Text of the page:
Bharat B Patel | President, India Pump Manufacturers Association (IPMA).
What has changed for the pumps segment after BEE put in norms for the sector?
For the consumers and the market the star rating in the initial years appeared very attractive, but in the past few years, the market has failed to register the expected response for star rated products. This is because a majority of the consumers are from agricultural background, constituting 45 per cent of the domestic pump market. Remember, electricity is free for this segment of consumers, and they are not really bothered about the product being energy efficient. For them, their requirement of pumping water should be met. One good thing that happened in the recent past is that the government departments have started insisting on the installation of star rated pumps. This is possible because the work is awarded through tenders. However, barring that, there is no real movement for energy efficient motors from smaller consumers. If you compare the price of star rated and non-star rated products, the difference is not much and availability for both is equal.
How much has standardisation helped the Indian pumps segment?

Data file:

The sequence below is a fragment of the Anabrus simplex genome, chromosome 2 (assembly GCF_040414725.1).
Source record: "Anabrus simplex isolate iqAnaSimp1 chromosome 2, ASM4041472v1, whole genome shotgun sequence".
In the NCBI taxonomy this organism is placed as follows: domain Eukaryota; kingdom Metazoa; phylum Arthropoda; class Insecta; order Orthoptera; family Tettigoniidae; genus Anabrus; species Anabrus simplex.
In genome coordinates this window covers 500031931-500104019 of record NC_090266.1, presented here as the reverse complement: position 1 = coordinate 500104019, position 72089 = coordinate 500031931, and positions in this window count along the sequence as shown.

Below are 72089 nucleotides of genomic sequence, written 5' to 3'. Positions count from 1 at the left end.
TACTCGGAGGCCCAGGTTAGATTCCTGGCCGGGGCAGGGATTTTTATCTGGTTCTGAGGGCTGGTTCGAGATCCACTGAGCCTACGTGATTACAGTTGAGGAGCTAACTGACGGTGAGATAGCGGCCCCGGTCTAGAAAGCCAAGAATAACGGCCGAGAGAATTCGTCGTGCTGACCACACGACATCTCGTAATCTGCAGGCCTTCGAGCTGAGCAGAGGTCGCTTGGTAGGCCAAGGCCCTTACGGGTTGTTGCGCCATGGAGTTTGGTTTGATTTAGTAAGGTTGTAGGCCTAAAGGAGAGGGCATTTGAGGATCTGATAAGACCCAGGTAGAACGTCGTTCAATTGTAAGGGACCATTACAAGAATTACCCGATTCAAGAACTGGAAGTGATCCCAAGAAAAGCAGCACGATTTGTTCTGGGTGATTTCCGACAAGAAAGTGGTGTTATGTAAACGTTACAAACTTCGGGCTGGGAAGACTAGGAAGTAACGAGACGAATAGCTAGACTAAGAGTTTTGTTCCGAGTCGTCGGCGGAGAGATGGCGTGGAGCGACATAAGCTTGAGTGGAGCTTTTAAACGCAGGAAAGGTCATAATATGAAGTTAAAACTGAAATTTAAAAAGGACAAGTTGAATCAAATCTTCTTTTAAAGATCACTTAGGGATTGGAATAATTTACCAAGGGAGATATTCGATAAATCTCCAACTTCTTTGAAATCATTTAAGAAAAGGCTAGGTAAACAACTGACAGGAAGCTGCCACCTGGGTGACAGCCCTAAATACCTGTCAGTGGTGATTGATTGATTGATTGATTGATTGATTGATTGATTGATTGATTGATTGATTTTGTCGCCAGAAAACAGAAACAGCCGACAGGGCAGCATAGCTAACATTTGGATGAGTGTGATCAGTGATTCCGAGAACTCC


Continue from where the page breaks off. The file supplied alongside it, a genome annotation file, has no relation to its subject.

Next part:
ISI standardisation has been in existence in our country from 1984 and has definitely helped the pumps and pumping system markets. Standardisation gave consumers more power in terms of quality of products. Again, while today consumers recognise standardisation and ask for ISI mark products, it took some time. The change didn´t happen overnight but will take some years.
I feel, it is going to be the same for energy efficiency (star rating) in products And I am hopeful that the change will happen in the near future.
What is the roadmap for next three years?
Indian products are on par with the ones available globally, in terms of technology. Price wise, it may be more advantageous for a global consumer and export markets have been exceptionally good for pumps and pumping systems. The domestic market for the last few years is not growing as projected, but this sluggishness has been more or less covered by the exports. Major exports are to developed countries: USA, UK, UAE. But, while in South Africa our market share is very less, we see it growing fast in the coming years. We are also initiating steps to capitalise on upcoming opportunities in this market. Currently, 10 per cent of the manufactured products are exported. The aim is to increase the share to 30 per cent exports in the next three years.
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